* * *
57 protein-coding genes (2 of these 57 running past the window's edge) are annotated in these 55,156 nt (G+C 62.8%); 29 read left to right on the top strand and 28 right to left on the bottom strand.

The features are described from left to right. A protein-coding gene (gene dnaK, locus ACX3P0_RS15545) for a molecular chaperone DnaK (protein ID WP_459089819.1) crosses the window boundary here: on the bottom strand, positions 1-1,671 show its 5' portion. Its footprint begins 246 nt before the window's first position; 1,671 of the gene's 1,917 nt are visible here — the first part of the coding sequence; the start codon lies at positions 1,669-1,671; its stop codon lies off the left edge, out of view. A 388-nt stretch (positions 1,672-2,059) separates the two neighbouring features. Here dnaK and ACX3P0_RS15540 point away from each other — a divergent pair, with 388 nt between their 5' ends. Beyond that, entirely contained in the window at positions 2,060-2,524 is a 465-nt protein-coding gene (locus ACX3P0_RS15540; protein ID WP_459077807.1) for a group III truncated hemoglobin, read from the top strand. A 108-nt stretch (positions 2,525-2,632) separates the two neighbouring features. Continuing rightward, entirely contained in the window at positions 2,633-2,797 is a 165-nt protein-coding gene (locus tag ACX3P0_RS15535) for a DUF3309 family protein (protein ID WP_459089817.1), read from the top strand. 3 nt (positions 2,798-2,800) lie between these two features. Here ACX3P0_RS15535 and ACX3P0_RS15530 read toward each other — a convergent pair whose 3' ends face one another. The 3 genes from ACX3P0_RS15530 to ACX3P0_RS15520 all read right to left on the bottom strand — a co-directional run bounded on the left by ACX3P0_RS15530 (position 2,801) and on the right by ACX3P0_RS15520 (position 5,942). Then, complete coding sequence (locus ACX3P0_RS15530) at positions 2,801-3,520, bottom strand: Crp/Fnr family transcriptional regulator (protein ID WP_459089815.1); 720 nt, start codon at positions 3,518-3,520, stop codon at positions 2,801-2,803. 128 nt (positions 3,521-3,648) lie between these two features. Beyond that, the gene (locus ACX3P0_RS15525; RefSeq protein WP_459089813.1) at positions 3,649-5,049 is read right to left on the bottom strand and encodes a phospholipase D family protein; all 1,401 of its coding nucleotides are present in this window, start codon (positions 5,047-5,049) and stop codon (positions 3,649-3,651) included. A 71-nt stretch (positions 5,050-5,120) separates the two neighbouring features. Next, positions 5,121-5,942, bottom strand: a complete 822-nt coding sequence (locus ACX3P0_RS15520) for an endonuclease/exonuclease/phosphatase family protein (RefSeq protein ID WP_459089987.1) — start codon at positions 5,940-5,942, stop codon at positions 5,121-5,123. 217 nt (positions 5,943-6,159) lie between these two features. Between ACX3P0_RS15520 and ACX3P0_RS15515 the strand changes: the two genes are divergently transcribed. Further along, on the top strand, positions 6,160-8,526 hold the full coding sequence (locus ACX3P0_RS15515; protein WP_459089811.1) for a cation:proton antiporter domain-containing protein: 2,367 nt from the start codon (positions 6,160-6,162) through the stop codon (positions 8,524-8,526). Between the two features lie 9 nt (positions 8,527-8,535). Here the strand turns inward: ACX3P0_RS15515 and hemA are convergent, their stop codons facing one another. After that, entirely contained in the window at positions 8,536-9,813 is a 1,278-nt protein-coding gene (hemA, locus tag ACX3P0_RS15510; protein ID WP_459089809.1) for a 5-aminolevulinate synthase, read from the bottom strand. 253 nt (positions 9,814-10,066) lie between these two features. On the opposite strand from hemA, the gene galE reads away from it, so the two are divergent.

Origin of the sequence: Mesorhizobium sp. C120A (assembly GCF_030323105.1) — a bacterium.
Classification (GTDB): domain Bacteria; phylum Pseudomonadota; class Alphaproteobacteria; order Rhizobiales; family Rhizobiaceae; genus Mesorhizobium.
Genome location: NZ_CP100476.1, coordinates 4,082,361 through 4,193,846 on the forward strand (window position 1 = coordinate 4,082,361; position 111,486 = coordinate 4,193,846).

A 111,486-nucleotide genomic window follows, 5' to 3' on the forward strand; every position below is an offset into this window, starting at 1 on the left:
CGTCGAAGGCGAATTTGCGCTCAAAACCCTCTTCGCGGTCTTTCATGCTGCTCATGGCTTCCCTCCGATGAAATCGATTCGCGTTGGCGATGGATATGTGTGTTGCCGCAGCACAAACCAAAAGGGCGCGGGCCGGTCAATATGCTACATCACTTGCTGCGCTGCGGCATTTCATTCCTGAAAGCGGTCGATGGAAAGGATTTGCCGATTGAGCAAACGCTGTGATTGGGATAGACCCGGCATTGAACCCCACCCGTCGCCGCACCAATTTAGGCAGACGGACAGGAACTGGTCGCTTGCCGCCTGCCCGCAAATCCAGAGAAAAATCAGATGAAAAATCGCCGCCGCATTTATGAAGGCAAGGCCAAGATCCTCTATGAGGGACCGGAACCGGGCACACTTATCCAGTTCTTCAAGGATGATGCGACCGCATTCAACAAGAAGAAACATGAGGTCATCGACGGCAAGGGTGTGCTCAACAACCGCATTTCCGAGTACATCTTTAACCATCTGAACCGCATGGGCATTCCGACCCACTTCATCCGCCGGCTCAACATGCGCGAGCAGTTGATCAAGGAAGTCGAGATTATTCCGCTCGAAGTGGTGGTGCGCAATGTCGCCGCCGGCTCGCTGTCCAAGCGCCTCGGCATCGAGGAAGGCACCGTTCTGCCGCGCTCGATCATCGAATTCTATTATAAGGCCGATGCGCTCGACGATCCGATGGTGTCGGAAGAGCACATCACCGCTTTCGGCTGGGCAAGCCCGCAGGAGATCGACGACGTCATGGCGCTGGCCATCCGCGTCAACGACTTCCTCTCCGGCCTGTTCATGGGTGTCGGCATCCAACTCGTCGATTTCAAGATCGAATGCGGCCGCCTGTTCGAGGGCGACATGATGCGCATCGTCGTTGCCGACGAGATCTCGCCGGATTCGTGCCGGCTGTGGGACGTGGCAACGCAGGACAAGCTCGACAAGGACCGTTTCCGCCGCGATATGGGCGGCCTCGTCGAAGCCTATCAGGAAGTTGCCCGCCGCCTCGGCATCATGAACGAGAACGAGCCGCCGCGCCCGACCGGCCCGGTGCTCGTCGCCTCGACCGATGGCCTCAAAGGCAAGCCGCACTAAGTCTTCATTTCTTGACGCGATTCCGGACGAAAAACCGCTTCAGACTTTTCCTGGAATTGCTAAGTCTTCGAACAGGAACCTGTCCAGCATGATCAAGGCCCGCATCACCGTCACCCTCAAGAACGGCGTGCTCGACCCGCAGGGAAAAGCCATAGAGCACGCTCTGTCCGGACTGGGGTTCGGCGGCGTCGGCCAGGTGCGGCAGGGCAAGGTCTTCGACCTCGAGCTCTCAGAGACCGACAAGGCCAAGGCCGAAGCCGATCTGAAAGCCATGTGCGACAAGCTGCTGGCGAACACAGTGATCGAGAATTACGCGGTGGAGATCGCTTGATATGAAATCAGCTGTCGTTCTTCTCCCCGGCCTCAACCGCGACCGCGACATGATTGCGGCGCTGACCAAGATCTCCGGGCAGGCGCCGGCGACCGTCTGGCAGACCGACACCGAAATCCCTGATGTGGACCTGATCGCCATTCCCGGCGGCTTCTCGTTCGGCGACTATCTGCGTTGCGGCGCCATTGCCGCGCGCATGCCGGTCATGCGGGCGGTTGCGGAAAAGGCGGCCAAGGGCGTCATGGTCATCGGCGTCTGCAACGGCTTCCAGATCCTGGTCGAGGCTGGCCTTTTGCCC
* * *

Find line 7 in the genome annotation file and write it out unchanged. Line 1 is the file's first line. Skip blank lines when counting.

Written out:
CGTCGAAGGCGAATTTGCGCTCAAAACCCTCTTCGCGGTCTTTCATGCTGCTCATGGCTTCCCTCCGATGAAATCGATTCGCGTTGGCGATGGATATGTGTGTTGCCGCAGCACAAACCAAAAGGGCGCGGGCCGGTCAATATGCTACATCACTTGCTGCGCTGCGGCATTTCATTCCTGAAAGCGGTCGATGGAAAGGATTTGCCGATTGAGCAAACGCTGTGATTGGGATAGACCCGGCATTGAACCCCACCCGTCGCCGCACCAATTTAGGCAGACGGACAGGAACTGGTCGCTTGCCGCCTGCCCGCAAATCCAGAGAAAAATCAGATGAAAAATCGCCGCCGCATTTATGAAGGCAAGGCCAAGATCCTCTATGAGGGACCGGAACCGGGCACACTTATCCAGTTCTTCAAGGATGATGCGACCGCATTCAACAAGAAGAAACATGAGGTCATCGACGGCAAGGGTGTGCTCAACAACCGCATTTCCGAGTACATCTTTAACCATCTGAACCGCATGGGCATTCCGACCCACTTCATCCGCCGGCTCAACATGCGCGAGCAGTTGATCAAGGAAGTCGAGATTATTCCGCTCGAAGTGGTGGTGCGCAATGTCGCCGCCGGCTCGCTGTCCAAGCGCCTCGGCATCGAGGAAGGCACCGTTCTGCCGCGCTCGATCATCGAATTCTATTATAAGGCCGATGCGCTCGACGATCCGATGGTGTCGGAAGAGCACATCACCGCTTTCGGCTGGGCAAGCCCGCAGGAGATCGACGACGTCATGGCGCTGGCCATCCGCGTCAACGACTTCCTCTCCGGCCTGTTCATGGGTGTCGGCATCCAACTCGTCGATTTCAAGATCGAATGCGGCCGCCTGTTCGAGGGCGACATGATGCGCATCGTCGTTGCCGACGAGATCTCGCCGGATTCGTGCCGGCTGTGGGACGTGGCAACGCAGGACAAGCTCGACAAGGACCGTTTCCGCCGCGATATGGGCGGCCTCGTCGAAGCCTATCAGGAAGTTGCCCGCCGCCTCGGCATCATGAACGAGAACGAGCCGCCGCGCCCGACCGGCCCGGTGCTCGTCGCCTCGACCGATGGCCTCAAAGGCAAGCCGCACTAAGTCTTCATTTCTTGACGCGATTCCGGACGAAAAACCGCTTCAGACTTTTCCTGGAATTGCTAAGTCTTCGAACAGGAACCTGTCCAGCATGATCAAGGCCCGCATCACCGTCACCCTCAAGAACGGCGTGCTCGACCCGCAGGGAAAAGCCATAGAGCACGCTCTGTCCGGACTGGGGTTCGGCGGCGTCGGCCAGGTGCGGCAGGGCAAGGTCTTCGACCTCGAGCTCTCAGAGACCGACAAGGCCAAGGCCGAAGCCGATCTGAAAGCCATGTGCGACAAGCTGCTGGCGAACACAGTGATCGAGAATTACGCGGTGGAGATCGCTTGATATGAAATCAGCTGTCGTTCTTCTCCCCGGCCTCAACCGCGACCGCGACATGATTGCGGCGCTGACCAAGATCTCCGGGCAGGCGCCGGCGACCGTCTGGCAGACCGACACCGAAATCCCTGATGTGGACCTGATCGCCATTCCCGGCGGCTTCTCGTTCGGCGACTATCTGCGTTGCGGCGCCATTGCCGCGCGCATGCCGGTCATGCGGGCGGTTGCGGAAAAGGCGGCCAAGGGCGTCATGGTCATCGGCGTCTGCAACGGCTTCCAGATCCTGGTCGAGGCTGGCCTTTTGCCC